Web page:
- Written by April Lamb April Lamb
- Published: 27 January 2012 27 January 2012
Some say knowledge comes by age 12 but not all agree
Think back to middle school, or junior high and remember how awkward you were.
You were just starting to go through puberty, becoming aware of and having crushes on the opposite sex. Everything about you was awkward and all you wanted to do was fit in.
For some people, that's not so easy. No matter how hard they try – whether it's changing their hairstyle, pretending to be friends with someone they don't like, or pretending to be straight when they're gay – they just can't conform to society's expectations.
According to the most recent StatsCan numbers, one per cent of the Canadian population is openly gay. However, this number may not take into account many homosexuals out there who have yet to terms with their sexuality, as well as those who are openly gay who may be uncomfortable with putting it on a government survey. Nevertheless, many in the homosexual community say that if they are over the age of 12, it is likely they are already aware of their sexuality.
Lucas Hill, 20, is one that knew at the young age of 12 that he was gay. "Once I hit puberty, I started realizing I was different in a pretty big way and that not everyone was cool with it."
Despite Hill being raised in a strongly Christian home, he did not struggle long before he decided to come out. At the age of 13 he had already told his closest family and friends.
Although Hill found acceptance as a gay teen, he still felt distanced from his friends. "It was liberating to come out, but it still didn't solve the problem that I was the only gay person I knew. There were still a lot of feelings of isolation and loneliness."
Caitlin Cuthbertson, 21, began to realize who she was at the age of six.
"I always wanted to give kisses to the neighbourhood girl, not the neighbourhood boy like everyone else," she says.
"Back then I didn't know what it was, I just knew I was different."
However, it wasn't until junior high that Cuthbertson realized what exactly she was experiencing.
"It was fine when I was younger, but as I started to realize what it actually was it made me feel awkward and not in with the crowd," she says.
Like Hill, Cuthbertson did not wait to come out; by age 15 she was identifying herself as a lesbian.
John Hampson also realized at a young age that he was gay, "As long as I can remember, I would notice differences, like the sound of my voice. Since then, I realized: yeah, there are some different things going on."
Hampson says it was during puberty when he started to realize that he was gay. "You don't know how to deal with it, or progress forward," he says. "You're young, you don't know everything and there's a sense of uncertainty of what's going to happen.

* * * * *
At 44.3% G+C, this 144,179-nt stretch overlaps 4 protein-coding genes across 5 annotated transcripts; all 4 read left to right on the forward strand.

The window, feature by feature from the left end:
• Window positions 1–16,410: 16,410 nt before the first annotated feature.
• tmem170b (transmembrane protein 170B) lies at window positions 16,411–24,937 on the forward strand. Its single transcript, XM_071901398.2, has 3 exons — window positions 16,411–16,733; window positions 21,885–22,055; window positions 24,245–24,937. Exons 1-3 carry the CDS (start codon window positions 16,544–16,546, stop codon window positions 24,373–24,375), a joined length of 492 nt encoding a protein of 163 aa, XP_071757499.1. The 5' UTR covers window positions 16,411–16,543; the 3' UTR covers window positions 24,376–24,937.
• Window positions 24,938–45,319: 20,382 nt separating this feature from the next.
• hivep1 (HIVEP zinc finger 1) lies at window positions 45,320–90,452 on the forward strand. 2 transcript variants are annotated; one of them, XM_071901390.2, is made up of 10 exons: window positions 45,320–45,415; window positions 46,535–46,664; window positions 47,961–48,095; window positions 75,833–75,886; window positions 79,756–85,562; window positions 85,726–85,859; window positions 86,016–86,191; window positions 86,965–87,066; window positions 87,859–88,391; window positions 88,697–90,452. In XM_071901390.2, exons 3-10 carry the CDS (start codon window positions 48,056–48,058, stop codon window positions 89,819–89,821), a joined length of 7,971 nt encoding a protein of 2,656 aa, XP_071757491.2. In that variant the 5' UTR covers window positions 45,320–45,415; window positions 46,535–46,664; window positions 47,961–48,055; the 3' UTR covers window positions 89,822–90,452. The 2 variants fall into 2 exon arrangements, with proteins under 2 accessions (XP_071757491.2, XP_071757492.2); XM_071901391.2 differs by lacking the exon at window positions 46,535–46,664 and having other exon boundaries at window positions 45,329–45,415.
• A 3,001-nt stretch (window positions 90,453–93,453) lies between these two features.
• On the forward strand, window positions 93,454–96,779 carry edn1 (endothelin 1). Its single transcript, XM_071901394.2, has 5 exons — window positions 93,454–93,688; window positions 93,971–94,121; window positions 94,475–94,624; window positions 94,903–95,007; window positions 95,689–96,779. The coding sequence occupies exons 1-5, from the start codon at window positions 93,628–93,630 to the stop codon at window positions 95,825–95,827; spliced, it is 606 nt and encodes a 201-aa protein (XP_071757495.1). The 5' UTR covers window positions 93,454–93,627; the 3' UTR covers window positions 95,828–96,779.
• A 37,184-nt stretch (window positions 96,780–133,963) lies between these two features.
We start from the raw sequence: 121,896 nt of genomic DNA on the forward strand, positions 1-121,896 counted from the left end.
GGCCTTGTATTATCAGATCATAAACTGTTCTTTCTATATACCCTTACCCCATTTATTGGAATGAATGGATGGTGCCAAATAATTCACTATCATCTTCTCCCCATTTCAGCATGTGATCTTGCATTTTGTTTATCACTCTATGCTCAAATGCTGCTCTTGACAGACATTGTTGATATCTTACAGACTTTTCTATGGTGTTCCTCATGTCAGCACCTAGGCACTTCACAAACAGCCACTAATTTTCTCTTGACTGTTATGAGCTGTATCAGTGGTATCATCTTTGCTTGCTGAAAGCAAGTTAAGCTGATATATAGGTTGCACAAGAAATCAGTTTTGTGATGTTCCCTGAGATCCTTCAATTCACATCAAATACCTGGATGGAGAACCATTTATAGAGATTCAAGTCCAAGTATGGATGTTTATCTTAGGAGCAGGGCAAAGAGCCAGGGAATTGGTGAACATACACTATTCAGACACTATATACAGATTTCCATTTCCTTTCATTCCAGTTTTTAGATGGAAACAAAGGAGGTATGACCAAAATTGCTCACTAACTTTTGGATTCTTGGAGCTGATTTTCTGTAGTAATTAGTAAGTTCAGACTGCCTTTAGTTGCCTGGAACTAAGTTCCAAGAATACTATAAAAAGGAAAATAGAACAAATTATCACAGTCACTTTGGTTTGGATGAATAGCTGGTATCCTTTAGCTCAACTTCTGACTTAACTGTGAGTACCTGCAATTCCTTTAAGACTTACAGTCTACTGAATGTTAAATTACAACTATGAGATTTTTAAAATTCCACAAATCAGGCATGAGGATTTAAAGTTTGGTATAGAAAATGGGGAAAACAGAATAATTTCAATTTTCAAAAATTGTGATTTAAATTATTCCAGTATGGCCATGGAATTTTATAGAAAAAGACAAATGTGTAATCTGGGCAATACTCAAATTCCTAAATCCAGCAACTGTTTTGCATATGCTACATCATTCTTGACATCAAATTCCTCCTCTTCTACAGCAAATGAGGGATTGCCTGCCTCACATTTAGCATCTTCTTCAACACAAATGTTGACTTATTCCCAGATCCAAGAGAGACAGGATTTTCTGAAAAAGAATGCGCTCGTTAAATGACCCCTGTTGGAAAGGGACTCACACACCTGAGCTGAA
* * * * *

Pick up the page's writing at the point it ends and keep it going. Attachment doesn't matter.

"That was a turning point in Grade 7, when people started asking questions, because I had never really thought of it in elementary school."
Despite knowing at age 12 that he was gay, he waited until after high school to come out to his friends and family and says that everyone he told was very receptive.
Nastastia Fisher also says that since she was 12 she knew she was gay. But like Hampson she also waited until she was older to come out.
"I hid until I was 19. I was scared," she says.
But despite being afraid of what people would say or think, she, like others interviewed, had another positive coming-out experience. "My family was really supportive, and my friends were really supportive. I had a really easy coming out," Fisher says.
Not everyone is as lucky, however. Coming out is a delicate event, and not everyone's friends and families react the same way.
Austin, 23, who didn't want his last name published as he is not ready for everyone to know he is gay, was unfortunate enough to have a bad coming out experience. He grew up in a very religious home where he had been taught that being gay was disgusting, wrong, filthy and not normal. His mother had even often compared being gay to pedophilia.
His story is a bit different from those above; it wasn't until later in life that he knew he was gay, and it wasn't until his second year of university that he came to terms with it.
He describes coming out to his mother as one of the most difficult experiences of his life. He had come out to his sister a few months before and she had started to stick up for homosexuality in small ways in front of their mother, which made her suspicious. It was during university exam week that she finally cornered her son and asked him where all the recent ideas and opinions about homosexuality were coming from.
"I manned up and told the truth. The initial glare of disgust was heart wrenching. She lectured me about how wrong it is and it's not normal, and that it's my choice," he says.
When he returned home that day he found a letter from his parents informing him that he was going to hell.
Cuthbertson is open to people's opinions despite disagreeing with them, "Everyone has the right to their own opinion, but I think that you're born that way. It's their opinion; it just bothers me when people feel the need to shove it down other people's throat."
Facing people who suggest that homosexuality is a choice is a battle that those interviewed say they're still often faced with. Hill says, "It's one of the things that angers me most, because it's so foolish. I love being gay now, but when I was first discovering who I was, and when I first started having sexual feelings, I definitely would've chosen to become straight, because it was just so hard."
Fisher said she understands the frustration, "They just don't understand. You can't really, truly understand something unless you're in it, or a part of it. You can try to understand, you can try to relate, but you won't really know. We were born this way, and this is how it works. I doubt any lesbian or gay guy I know would say, 'You know I just chose it, I thought it would be fun.' Nobody picks it."